Over-The-Counter Acne Products: What Works and What Doesn't
Discover the common active ingredients found in OTC acne products and how they work to treat acne.
What to look for in a acne product. Shutterstock Images
Acne is arguably the most common dermatologic disease worldwide. It is often seen in adolescents, but it also affects people of all ages. Those who suffer from this terrible, embarrassing disease tend to seek both prescription and over-the-counter (OTC) solutions, although the latter seem to be popular nowadays.
What are Over-The-Counter Acne Products?
OTC acne products, as the name suggests, pertains to non-prescription skincare products intended to combat acne. The amount of OTC acne products in the market today are overwhelming but in general, they can be classified into five major groups - 1) cleansers, 2) leave-on products, 3) vitamins, 4) essential oils, and 5) mechanical treatments.
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Reasons for Taking Over-The-Counter Acne Products
OTC acne products are usually preferred by many because they are convenient, more affordable, and doesn't require any visit to the dermatologist. These products get rid of acne by targeting at least one mechanism involved in the formation of acne lesions. These products work to:
- Decrease and normalize sebum production
- Correct abnormal keratinization
- Stop the proliferation of acne-causing bacteria
- Reduce inflammation
Over-The-Counter Acne Products - Key Ingredients to Look For
The most effective OTC acne products are said to contain any of the following key ingredients:
- Benzoyl Peroxide - This organic acid is one of the most popular choices when it comes to acne treatment, be it prescription or OTC products. It works by exfoliating the skin, dissolving whiteheads and blackheads, and reducing the amount of acne-causing bacteria. Acne products containing benzoyl peroxide are available in various concentrations ranging from 2.5-10% and often combined with an antibiotic for more pronounced improvements.
- Glycolic Acid - A type of alpha-hydroxy acid, it also works by exfoliating the skin and inducing collagen production within the dermis. Regular use of this acid results in increased skin thickness, which is attributed to increased amount and quality of collagen and elastic fibers.
- Salicylic Acid - A type of beta-hydroxy acid and the only one of its kind used in dermatological products. It is commonly found in many acne cleansers, toners, and lotions. Like the first two ingredients, it induces exfoliation and also exerts some whitehead- and blackhead-dissolving effects. OTC acne products containing salicylic acid has concentrations ranging from 0.05-0.5%. Higher concentrations are also available, but they are reserved for prescription acne products and chemical peels.
- Tea Tree Oil - This essential oil originated from Australia and has been used for decades in treating various infections due to its potent antibacterial and antifungal properties. Acne-causing bacteria has been reported to be sensitive to this oil. Tea tree oil is said to be as effective as benzoyl peroxide in treating mild to moderate acne, although the latter has a faster onset of action while the former has fewer side effects.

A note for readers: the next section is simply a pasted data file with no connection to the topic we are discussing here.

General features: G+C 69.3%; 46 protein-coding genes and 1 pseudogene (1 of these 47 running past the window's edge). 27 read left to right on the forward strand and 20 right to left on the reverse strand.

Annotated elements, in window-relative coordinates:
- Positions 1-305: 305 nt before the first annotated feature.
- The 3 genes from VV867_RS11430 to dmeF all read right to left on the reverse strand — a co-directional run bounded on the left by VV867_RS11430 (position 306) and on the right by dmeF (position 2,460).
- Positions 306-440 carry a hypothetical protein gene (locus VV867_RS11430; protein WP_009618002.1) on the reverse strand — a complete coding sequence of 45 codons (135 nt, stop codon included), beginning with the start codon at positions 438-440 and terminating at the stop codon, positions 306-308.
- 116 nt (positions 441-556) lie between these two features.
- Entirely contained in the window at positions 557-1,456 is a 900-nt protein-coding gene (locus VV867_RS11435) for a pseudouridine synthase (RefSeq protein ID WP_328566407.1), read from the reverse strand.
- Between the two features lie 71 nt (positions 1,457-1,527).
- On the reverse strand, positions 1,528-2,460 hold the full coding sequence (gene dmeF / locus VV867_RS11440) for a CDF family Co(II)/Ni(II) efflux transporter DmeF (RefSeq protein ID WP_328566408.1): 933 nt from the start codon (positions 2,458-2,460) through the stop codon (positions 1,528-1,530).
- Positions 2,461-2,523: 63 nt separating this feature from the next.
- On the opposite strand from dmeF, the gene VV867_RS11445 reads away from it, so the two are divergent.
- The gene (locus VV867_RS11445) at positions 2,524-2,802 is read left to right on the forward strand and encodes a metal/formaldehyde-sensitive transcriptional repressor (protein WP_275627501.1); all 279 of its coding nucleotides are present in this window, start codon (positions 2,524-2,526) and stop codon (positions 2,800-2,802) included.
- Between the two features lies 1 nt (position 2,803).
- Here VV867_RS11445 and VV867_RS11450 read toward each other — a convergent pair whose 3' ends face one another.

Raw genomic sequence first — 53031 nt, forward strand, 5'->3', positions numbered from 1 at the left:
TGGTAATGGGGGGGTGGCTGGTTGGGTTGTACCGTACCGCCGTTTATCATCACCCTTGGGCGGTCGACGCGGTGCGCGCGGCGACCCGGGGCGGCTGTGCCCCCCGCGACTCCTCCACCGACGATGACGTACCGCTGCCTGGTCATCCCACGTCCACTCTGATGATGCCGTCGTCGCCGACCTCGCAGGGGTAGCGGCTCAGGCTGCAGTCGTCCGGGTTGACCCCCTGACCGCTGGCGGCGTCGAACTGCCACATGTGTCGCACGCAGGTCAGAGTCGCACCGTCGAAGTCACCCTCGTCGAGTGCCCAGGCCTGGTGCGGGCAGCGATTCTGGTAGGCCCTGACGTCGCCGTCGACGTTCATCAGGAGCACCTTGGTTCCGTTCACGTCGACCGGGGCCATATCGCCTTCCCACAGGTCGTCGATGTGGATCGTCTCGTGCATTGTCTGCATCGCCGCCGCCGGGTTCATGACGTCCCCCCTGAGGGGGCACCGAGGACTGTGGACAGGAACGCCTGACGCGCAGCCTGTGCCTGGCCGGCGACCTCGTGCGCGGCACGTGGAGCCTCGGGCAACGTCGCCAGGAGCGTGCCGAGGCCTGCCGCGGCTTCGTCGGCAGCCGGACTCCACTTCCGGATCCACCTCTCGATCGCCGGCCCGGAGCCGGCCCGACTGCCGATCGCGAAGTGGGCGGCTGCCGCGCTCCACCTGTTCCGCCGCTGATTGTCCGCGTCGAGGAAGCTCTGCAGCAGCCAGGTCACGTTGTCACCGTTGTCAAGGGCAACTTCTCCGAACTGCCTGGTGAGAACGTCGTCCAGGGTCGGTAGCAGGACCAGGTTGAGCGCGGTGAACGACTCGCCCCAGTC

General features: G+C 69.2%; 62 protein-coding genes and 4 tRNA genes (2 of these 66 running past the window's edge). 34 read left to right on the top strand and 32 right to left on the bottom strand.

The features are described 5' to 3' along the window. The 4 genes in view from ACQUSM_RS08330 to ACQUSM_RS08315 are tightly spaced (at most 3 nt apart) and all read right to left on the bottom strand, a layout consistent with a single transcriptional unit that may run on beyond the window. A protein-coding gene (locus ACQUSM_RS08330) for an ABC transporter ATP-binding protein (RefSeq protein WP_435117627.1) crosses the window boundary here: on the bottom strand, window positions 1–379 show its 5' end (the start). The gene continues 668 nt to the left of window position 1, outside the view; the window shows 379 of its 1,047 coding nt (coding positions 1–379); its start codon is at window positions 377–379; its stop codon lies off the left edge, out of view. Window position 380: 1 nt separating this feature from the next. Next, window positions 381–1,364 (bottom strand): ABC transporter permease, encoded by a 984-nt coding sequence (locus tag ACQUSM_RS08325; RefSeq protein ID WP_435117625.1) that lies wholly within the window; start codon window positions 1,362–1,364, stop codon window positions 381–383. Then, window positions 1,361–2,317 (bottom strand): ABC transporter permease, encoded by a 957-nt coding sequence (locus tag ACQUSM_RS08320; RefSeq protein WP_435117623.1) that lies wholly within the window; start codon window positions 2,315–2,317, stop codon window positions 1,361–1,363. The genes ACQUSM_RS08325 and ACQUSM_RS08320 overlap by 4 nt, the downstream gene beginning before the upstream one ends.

- Retinol - A derivative of vitamin A that exists both in natural and synthetic forms. They work by stimulating cell proliferation and differentiation. This may sound counterintuitive, but it actually produces a normalizing effect of hyperproliferative cells. Other functions of retinol include inhibiting sebum production and reducing inflammation.
Do Over-The-Counter Acne Products Work?
Majority of OTC acne products are not supported by clinical studies. The ones with scientific backing are often evaluated by studies that were funded by the manufacturers. This is not to say that they are ineffective, because some of them are actually approved and prescribed by dermatologists. In addition, their popularity may also suggest how effective they can be.
How to Choose the Best Over-The-Counter Acne Products?
Although they are not prescription products, choosing an OTC acne product must still be supervised by a dermatologist especially if you have severe acne and/or are using medications. It is also advised that you start with products that have low concentrations and be patient enough to wait for the results. Treatment of acne takes time and the problem may actually get worse at first before it clears up.
The Bottom Line
When it comes to treating acne, most people rely on OTC acne product first rather than go to their dermatologist. In addition to being more accessible, affordable, and convenient, most of the key ingredients are actually ones that dermatologists would prescribe.
Nonetheless, since these OTC products aren't strongly supported by scientific studies, it is recommended that you ask your dermatologist regarding which acne products could work depending on the severity of your acne, as well as to help formulate a proper treatment regimen and determine any potential interactions with your other acne medications.
**This is a subjective assessment based on the strength of the available informations and our estimation of efficacy.
*Result may vary. The information contained in this website is provided for general informational purpose. No medical claims are implied in this content, and the information herein is not intended to be used for self diagnosis or self treatment of any condition.
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